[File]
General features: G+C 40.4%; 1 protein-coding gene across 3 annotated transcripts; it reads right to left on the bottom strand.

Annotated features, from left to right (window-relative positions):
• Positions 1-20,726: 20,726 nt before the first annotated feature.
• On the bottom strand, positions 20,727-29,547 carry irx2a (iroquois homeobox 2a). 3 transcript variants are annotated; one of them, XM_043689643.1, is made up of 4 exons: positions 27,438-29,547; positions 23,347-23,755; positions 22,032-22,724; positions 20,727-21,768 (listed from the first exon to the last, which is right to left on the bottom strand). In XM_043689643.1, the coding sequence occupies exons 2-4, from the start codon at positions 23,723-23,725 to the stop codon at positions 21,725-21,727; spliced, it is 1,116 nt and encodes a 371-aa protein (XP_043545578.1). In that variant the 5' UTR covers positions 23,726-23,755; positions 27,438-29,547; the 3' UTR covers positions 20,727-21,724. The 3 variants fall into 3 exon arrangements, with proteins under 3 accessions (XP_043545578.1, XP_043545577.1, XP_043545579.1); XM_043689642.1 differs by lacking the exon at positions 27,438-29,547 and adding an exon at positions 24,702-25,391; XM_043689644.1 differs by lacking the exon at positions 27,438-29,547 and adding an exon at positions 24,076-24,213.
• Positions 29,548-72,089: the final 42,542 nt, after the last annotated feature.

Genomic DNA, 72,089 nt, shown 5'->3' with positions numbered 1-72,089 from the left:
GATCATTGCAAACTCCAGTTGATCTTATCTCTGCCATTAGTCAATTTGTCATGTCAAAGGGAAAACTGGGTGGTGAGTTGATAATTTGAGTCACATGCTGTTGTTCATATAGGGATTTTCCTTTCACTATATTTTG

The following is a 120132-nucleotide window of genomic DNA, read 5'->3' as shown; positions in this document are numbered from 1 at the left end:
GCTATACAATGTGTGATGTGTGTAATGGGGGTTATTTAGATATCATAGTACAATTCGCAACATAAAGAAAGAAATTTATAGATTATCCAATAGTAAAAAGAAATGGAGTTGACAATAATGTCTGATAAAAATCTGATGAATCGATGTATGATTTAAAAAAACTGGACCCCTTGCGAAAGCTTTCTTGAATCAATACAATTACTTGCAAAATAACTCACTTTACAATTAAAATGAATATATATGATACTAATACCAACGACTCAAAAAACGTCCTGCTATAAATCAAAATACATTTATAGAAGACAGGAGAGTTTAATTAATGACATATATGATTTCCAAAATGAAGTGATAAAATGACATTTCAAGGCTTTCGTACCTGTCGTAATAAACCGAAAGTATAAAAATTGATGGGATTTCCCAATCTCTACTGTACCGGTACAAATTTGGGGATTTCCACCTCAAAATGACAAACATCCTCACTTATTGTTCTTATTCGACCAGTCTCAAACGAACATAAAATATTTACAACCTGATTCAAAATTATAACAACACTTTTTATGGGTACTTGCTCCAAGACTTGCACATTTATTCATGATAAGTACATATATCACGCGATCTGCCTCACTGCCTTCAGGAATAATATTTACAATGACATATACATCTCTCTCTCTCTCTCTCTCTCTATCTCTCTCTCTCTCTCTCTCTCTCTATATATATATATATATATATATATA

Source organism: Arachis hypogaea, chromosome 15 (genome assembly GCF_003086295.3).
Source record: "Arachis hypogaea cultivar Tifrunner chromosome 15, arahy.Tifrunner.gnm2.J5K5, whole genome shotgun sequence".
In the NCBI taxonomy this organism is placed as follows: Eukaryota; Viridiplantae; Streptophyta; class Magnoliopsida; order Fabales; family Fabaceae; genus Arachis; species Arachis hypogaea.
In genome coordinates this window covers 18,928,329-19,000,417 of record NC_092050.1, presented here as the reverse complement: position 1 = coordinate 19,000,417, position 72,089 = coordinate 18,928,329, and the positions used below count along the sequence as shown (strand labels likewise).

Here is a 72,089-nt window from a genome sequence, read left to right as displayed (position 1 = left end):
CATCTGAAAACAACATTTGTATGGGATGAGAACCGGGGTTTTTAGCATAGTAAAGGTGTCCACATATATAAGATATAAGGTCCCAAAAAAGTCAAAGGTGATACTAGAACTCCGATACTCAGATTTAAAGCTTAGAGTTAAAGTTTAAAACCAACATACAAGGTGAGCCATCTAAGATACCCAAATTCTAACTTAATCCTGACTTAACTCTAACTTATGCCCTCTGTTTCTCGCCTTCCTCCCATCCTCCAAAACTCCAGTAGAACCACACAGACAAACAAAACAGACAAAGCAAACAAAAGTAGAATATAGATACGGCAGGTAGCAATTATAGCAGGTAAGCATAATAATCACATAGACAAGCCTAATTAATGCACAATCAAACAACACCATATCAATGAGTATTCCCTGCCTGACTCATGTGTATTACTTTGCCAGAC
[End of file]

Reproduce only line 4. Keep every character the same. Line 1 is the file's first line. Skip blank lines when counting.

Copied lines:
• On the bottom strand, positions 20,727-29,547 carry irx2a (iroquois homeobox 2a). 3 transcript variants are annotated; one of them, XM_043689643.1, is made up of 4 exons: positions 27,438-29,547; positions 23,347-23,755; positions 22,032-22,724; positions 20,727-21,768 (listed from the first exon to the last, which is right to left on the bottom strand). In XM_043689643.1, the coding sequence occupies exons 2-4, from the start codon at positions 23,723-23,725 to the stop codon at positions 21,725-21,727; spliced, it is 1,116 nt and encodes a 371-aa protein (XP_043545578.1). In that variant the 5' UTR covers positions 23,726-23,755; positions 27,438-29,547; the 3' UTR covers positions 20,727-21,724. The 3 variants fall into 3 exon arrangements, with proteins under 3 accessions (XP_043545578.1, XP_043545577.1, XP_043545579.1); XM_043689642.1 differs by lacking the exon at positions 27,438-29,547 and adding an exon at positions 24,702-25,391; XM_043689644.1 differs by lacking the exon at positions 27,438-29,547 and adding an exon at positions 24,076-24,213.